We are a relatively small school, 370 students and 90 teachers, where we call each other by our first name. We always say hi as we pass on walkways between classes. We think we know each other. But how often do we merely assign an identity to others based on a first impression of their outward projection of self? He’s a soccer player. She’s a hockey girl. Oh, he’s a drama guy. A gamer. A skier.
Thursday morning we began our long journey to the province of Andalucía in Southern Spain. A bus, metro, and train ride later we got to the city of Granada. We had just enough time to shower and change before being thrown into the Andalucían culture in one of the most traditional ways, a flamenco performance.
I am traveling this week, criss-crossing the country from Atlanta to San Francisco, which is where I am today near Union Square. I can’t help but wander over to the Apple Store at times, venturing in to ogle the newest products. How could I not? There, on the front of the store, a huge photograph advertises the AirPod noise cancelling headphones, the newest iteration of a wildly popular little knobby white knuckles people are popping in their ears all over the world to listen to music and podcasts and to talk on the phone. I had to try them out, and I have to admit to being impressed. But this got me thinking about whether education is simply a product that goes through iterative phases. It made me a little uneasy.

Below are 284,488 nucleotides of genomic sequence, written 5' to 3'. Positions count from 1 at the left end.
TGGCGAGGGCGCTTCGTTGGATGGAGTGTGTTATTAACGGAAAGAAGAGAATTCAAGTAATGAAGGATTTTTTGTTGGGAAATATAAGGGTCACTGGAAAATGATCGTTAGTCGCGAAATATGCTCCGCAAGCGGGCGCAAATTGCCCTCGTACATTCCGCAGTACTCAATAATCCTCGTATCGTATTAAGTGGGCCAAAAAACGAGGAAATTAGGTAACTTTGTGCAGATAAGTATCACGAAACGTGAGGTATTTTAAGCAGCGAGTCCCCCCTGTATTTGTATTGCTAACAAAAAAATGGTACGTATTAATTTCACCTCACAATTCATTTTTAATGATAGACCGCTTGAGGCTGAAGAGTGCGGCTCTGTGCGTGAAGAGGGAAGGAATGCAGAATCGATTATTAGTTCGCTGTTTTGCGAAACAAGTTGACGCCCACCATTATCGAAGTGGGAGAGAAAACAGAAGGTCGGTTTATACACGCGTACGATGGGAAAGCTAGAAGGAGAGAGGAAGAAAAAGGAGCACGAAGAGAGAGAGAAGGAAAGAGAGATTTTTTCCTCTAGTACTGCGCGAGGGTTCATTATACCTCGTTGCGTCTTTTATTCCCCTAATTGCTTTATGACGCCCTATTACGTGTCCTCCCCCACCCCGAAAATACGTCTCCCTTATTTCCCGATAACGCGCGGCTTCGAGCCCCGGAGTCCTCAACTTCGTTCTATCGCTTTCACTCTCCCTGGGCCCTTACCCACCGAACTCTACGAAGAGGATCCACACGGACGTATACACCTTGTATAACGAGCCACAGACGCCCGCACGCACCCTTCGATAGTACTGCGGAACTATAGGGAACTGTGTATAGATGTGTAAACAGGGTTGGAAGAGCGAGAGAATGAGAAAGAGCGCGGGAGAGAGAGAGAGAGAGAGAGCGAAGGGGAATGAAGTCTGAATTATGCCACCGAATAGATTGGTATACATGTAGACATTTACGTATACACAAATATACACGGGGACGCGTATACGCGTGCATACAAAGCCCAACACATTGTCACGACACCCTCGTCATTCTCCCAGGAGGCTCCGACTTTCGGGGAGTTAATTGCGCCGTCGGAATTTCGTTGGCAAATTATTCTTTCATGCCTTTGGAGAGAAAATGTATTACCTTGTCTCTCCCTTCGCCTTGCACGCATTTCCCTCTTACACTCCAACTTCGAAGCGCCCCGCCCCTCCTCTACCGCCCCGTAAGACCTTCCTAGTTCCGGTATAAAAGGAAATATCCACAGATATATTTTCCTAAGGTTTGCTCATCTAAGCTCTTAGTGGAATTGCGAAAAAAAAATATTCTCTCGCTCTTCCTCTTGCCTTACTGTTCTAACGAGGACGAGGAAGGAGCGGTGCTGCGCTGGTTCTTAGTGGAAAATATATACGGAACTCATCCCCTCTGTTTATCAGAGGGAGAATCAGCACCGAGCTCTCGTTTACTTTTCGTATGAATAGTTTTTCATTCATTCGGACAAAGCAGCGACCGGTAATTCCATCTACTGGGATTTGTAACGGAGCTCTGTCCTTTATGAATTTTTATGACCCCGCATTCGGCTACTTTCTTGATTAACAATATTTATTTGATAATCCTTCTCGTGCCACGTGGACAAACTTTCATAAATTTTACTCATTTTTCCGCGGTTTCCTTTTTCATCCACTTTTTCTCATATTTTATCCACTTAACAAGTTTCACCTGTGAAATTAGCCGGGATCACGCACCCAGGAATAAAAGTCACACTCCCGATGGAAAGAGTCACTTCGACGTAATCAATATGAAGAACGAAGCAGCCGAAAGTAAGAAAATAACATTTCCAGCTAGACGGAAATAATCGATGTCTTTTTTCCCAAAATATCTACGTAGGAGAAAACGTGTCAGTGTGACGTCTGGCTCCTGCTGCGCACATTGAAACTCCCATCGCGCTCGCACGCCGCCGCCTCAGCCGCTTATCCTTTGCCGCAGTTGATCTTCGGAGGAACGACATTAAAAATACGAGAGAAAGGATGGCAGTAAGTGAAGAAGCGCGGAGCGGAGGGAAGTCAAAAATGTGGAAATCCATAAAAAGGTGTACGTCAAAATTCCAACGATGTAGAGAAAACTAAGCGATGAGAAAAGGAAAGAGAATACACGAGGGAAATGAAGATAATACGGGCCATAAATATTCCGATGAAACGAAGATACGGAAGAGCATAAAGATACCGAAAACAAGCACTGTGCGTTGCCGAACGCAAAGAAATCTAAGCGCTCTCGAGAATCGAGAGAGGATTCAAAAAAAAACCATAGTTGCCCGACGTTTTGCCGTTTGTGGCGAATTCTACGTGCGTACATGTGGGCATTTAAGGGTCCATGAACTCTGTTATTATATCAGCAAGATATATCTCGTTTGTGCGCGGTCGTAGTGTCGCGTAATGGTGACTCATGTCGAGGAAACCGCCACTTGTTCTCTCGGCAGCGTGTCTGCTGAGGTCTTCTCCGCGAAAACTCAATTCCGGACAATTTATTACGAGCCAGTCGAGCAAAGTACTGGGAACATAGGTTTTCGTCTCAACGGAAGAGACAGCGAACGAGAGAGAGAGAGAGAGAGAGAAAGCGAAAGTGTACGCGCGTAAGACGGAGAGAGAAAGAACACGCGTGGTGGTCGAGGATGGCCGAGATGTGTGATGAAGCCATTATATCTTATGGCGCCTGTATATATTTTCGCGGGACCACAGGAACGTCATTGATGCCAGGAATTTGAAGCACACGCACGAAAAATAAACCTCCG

Today’s blog post from Ocean Classroom serves as an account of the first half of a nearly two week transit from Charleston, South Carolina to St. Croix. Proctor’s crew of 21 students has arrived in St. Croix and we will soon post the remainder of their Ship’s Logs and more photos/video, but for now, enjoy this window into life at sea.
Ten weeks ago, preseason athletes were arriving for Sports Camp. Temperatures flirted with 80 degrees and the hopes and dreams of a season lay in the hearts and minds of Proctor’s athletic teams. Over the past two and a half months, students and coaches have worked together to form powerful relationships, goals were set and pursued, individual skill improved, and the bonds of team forged.
Usually the assembly before Holderness Day serves as a pep rally. Loud cheering and chanting, building school spirit as we prepare to make the drive north and conquer our foes. But Friday’s assembly was not that. It was far more powerful, far better preparation for what Holderness Day is really about: being vulnerable, supporting each other regardless of outcome, and daring greatly.